Barbarism begins with Barbie — the doll, that is. Research done at the University of Bath (UK) posits that prepubescents' pre-eminent plasticine plaything provokes disproportionate punishment. According to the study, which originally focused on the effects of branding on young consumers, the statuesque Mattel mini-miss seems to attract undue savagery. "The researchers had not intended to focus on Barbie, but they were taken aback by the rejection, hatred and violence she provoked when they asked the children about their feelings for the doll. Violence and torture against Barbie were repeatedly reported across age, school and gender. No other toy or brand name provoked such a negative response."
High School Hazing??? Wha??? What an incredible example of both idiocy and some truly disgusting behavior. Personally, I grew up in the frosty northeast in the mid 80's where there was no shortage of inter-clique "Breakfast Club" style nastiness, but I had never even heard of such a thing until I had seen Dazed and Confused. Is this a regional thing? Certainly, there is no shortage of this kind of juvenile ridiculousness happening elsewhere in the country, but it never ceases to amaze me every time I hear about it. Were any MeFi'ers subject to this kind of awful ritual while they were growing up?
"Why Nerds are Unpopular" is an essay by Paul Graham that looks at how being smarter than the average bear -- usually an advantage in "the real world" -- is a liability in the Lord of the Flies world of adolescence. It's a long read, but an engaging writeup of the high school pecking order, how the school structure encourages this behaviour, the freak/geek alliance and gives some hope to the current crop of high school nerds (my fellow dweebs, it does get better). Even though high school is something like twenty years in my past, I still winced when I read the essay. Were you one of the high school geeks? Are you one now?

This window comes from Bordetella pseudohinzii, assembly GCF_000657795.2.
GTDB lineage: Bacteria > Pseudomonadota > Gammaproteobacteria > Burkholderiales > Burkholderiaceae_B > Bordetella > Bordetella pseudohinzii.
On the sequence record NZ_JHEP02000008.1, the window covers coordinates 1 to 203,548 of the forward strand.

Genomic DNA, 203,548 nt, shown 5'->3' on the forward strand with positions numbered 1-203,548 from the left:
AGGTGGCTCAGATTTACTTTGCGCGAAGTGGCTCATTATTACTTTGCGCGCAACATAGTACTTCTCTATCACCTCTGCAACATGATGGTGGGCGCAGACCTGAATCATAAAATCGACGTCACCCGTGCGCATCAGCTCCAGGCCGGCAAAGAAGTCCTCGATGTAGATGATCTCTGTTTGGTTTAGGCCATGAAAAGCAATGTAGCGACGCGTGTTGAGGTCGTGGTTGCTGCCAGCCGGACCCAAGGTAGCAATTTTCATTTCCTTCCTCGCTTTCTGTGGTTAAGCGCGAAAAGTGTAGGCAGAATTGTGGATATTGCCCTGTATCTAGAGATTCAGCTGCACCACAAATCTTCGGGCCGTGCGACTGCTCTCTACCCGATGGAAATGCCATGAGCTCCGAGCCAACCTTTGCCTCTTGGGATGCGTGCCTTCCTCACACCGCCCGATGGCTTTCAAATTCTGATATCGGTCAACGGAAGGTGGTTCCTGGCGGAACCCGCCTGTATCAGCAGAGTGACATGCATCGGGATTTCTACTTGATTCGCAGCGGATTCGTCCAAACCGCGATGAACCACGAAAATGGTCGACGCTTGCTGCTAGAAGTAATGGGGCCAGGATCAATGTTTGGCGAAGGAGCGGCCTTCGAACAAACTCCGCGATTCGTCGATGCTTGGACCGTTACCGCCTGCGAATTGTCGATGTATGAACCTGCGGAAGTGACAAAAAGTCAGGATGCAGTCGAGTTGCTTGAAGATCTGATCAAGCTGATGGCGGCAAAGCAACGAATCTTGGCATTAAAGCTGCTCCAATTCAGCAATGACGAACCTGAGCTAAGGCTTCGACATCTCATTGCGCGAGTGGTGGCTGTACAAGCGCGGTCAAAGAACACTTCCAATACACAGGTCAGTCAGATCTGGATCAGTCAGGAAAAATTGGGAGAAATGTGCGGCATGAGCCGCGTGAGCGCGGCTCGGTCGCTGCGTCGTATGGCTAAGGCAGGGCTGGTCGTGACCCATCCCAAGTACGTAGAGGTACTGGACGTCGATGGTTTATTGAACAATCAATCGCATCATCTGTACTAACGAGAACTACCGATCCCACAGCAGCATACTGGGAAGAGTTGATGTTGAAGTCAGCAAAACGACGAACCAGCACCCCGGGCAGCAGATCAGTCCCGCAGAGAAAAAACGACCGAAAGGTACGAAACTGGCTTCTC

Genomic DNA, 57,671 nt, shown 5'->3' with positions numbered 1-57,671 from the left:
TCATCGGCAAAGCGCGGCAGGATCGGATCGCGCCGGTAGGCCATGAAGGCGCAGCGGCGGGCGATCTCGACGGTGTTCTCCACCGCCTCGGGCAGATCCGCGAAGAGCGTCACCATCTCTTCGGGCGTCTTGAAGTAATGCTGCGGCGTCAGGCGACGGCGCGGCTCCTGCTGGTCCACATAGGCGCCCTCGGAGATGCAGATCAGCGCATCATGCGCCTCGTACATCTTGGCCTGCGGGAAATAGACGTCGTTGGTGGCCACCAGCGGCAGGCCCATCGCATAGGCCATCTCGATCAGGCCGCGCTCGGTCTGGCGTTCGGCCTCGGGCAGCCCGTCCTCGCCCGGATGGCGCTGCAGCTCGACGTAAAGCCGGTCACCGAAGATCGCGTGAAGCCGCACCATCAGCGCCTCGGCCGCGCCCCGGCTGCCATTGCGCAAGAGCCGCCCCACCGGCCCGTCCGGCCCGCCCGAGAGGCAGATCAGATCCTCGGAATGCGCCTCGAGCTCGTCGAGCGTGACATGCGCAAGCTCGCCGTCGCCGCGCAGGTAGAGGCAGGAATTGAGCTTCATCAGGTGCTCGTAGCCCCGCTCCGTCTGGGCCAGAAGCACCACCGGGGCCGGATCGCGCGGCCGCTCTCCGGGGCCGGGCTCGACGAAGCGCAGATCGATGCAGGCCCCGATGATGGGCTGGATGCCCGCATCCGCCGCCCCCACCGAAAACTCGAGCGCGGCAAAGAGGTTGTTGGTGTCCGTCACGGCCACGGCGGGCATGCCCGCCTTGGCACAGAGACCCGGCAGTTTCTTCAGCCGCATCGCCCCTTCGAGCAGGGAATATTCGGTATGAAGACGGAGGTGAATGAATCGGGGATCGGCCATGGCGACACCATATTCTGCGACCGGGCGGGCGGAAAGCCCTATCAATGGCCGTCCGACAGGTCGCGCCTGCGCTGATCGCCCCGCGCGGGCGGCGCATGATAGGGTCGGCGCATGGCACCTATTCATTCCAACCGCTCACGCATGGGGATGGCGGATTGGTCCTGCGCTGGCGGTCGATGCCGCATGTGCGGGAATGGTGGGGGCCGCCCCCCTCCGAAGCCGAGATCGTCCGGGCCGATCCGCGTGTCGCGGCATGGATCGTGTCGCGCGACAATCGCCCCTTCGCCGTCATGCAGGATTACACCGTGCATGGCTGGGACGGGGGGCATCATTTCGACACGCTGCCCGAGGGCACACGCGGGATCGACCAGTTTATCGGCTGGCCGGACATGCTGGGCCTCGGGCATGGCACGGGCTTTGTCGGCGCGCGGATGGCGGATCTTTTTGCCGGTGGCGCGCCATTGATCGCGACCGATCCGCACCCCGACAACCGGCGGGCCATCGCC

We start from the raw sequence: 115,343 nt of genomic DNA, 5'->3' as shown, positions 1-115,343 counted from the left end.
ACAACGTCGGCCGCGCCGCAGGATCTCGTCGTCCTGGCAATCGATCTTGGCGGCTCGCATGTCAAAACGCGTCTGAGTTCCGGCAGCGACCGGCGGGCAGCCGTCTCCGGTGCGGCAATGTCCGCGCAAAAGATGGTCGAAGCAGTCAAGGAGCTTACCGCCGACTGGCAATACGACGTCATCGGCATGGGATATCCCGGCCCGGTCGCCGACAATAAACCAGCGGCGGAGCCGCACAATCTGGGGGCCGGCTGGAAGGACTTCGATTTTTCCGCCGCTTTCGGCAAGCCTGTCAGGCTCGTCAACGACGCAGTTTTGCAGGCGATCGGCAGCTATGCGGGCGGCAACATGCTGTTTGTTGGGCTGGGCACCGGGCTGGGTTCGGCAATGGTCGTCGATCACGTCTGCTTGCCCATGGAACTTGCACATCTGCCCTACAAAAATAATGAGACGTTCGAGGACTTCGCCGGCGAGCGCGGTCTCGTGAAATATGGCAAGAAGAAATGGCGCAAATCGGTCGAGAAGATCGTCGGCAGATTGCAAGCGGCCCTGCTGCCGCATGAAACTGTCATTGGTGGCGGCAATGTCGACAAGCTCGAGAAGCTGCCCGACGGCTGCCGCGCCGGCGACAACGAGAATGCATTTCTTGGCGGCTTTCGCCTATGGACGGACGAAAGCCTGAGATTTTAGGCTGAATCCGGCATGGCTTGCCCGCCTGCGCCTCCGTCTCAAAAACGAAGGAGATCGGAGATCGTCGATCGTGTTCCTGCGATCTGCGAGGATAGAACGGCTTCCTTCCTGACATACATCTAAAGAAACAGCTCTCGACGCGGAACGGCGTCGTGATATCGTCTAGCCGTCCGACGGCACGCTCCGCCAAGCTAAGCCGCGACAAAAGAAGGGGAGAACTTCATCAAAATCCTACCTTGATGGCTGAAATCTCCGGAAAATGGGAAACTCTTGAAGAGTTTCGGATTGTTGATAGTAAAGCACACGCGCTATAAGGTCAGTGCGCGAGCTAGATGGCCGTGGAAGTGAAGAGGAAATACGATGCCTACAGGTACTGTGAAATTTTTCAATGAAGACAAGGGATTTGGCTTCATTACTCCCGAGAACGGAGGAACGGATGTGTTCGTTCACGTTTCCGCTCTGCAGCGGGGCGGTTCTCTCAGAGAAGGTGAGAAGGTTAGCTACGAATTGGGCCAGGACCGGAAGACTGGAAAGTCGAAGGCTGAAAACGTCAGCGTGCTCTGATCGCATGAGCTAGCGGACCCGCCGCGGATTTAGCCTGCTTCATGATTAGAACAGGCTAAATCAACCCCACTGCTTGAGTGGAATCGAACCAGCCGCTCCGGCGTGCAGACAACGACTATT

Obsolecence and adolescence I came of musical age during the beginning of the tectonic shift between cassette/vinyl/CD (vinyl on the way out, cassette taking precedence and CD waiting in the wings). Crushes, science and lots of bad music I still love (yeah, too much Anglophilian pop) was spooled on those tapes. This story about the demise of the cassette has it all! And it's a great bit of writing, too...
Recollections based on the album Doolittle, by the Pixies. Most of the most memorable times in my life, at least the ones during and after adolescence, are linked inextricably with the music I was listening to at the time. Hearing Bowie's 'Modern Love' can set me off to reminiscing for hours about freshman teen angst, and Bob Mould's 'Hanging Tree' can still damn near make me cry with the memories it triggers. Doolittle is one of those albums that takes me right back. You?
I Don't Wanna Grow Up... When did you first consider yourself to be a full-fledged adult? How many more years later was it when you realized what a child you were when you first thought that? :-) The Washington Post had this conversation-starting story this morning about stretching the boundaries of what we consider adolescence. Some social scientists now argue that our (e.g. American) society has allowed the maturing process to take longer and longer, and that many people are still adolescent in their emotional and intellectual development into their mid-30s. Needless to say, there's a lot of disagreement.
Homo erectus shows he was never a typical teenager. Is it really the hormones in the chicken we eat that cause teenagers to develop at an early age? Seems like the traditional old paleolithic diet had prehistoric humans skipping the adolescence we cherish so much.
Girl stories Brand new site to include stories and photos by young girls as they embrace, encounter, confront adolescence.